January’s transfer window already seems like a distant memory, with plans for the summer getting into full swing. Adrien Rabiot, the 21-year-old midfielder, has been continually catching the eye of Europe’s top clubs, with Arsenal and Tottenham Hotspur long-time admirers.
“If there are offers from big clubs, that obviously demands that they are considered,” the Frenchman told Europe1 at the weekend. “Clubs like Real Madrid, they are truly great clubs but, truly, the most important thing is the present and I am concentrating on what I am doing right now, that is the best thing to do.”
Since returning to the French capital and making his first-team debut aged 16, he’s fought and battled for his minutes, impressing at every turn, that was highlighted by his superb performance against Barcelona in the 4-0 UEFA Champions League victory.
“I am under contract until 2019 and I do not think I am in a rush. Honestly, I am not thinking about that.”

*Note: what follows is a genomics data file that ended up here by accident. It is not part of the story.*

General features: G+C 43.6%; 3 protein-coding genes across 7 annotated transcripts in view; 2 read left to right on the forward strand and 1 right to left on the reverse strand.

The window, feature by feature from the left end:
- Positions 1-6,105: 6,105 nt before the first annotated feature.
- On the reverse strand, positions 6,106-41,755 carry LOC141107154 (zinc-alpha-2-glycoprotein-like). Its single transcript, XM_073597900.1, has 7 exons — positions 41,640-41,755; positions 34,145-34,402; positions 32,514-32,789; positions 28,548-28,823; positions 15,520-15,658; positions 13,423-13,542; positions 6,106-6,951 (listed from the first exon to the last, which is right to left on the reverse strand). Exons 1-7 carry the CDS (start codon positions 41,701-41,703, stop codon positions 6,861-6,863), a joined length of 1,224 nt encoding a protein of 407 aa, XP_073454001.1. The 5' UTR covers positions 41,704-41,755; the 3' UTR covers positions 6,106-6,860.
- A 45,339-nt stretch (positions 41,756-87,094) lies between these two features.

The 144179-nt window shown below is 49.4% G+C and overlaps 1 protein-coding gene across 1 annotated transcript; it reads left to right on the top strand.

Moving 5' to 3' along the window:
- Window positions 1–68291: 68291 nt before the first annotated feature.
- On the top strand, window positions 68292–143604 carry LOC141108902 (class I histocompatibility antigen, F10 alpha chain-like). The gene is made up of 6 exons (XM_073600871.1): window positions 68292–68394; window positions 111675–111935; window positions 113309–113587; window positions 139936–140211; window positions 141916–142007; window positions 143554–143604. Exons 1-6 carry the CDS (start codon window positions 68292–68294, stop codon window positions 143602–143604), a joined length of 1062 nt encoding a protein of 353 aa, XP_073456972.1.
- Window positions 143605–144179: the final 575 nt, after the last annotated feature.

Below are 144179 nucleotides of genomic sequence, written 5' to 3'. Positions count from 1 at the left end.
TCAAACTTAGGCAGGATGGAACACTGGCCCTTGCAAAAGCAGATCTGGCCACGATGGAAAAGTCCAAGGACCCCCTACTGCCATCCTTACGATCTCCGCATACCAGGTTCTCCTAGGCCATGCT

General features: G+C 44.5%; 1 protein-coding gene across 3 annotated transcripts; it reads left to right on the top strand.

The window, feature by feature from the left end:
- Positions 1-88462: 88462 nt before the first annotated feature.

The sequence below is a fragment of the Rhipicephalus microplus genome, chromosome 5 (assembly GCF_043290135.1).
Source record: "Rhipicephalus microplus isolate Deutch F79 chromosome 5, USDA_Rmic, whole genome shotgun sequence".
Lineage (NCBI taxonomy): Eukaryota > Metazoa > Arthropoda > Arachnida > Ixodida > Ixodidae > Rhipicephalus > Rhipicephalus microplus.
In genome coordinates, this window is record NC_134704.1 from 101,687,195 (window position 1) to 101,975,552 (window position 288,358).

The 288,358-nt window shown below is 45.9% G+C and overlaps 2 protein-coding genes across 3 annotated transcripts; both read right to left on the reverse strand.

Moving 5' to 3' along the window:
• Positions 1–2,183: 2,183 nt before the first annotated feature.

What does Adrien Rabiot bring?
Rabiot isn’t the metronome of the PSG midfield, but he is given plenty of the ball. Marco Verratti and Thiago Motta are averaging over 100 passes per 90 minutes, but the local kid is still up at 78.8. In the Premier League, only five players – who have made more than 10 appearances make more passes per 90 minutes than Rabiot.
That puts him above Paul Pogba, Michael Carrick, Aaron Ramsey, Fernandinho and Mousa Dembélé. PSG’s style, keeping possession with ease, helps that number, but it’s still a great example of his talent.
Rabiot reads the game very well for someone so young. He can play as the deepest of the midfield three, but with his comfort on the ball, he can take up any position.
Always looking to spring on the break, as you can see in the graphic below, he is tracking the runs of the attackers, but moves to intercept and turn defence into attack.
Using his long legs, the former Man City youngster races forward into the opposition half, then not satisfied with just giving the ball up to one of his attacking team-mates, he plays a superb forward pass to Thomas Meunier advancing down the right.
That’s a huge part of his game, his style, he can play the defensive role, but has the passing range and vision to open up the pitch with his measured left-foot.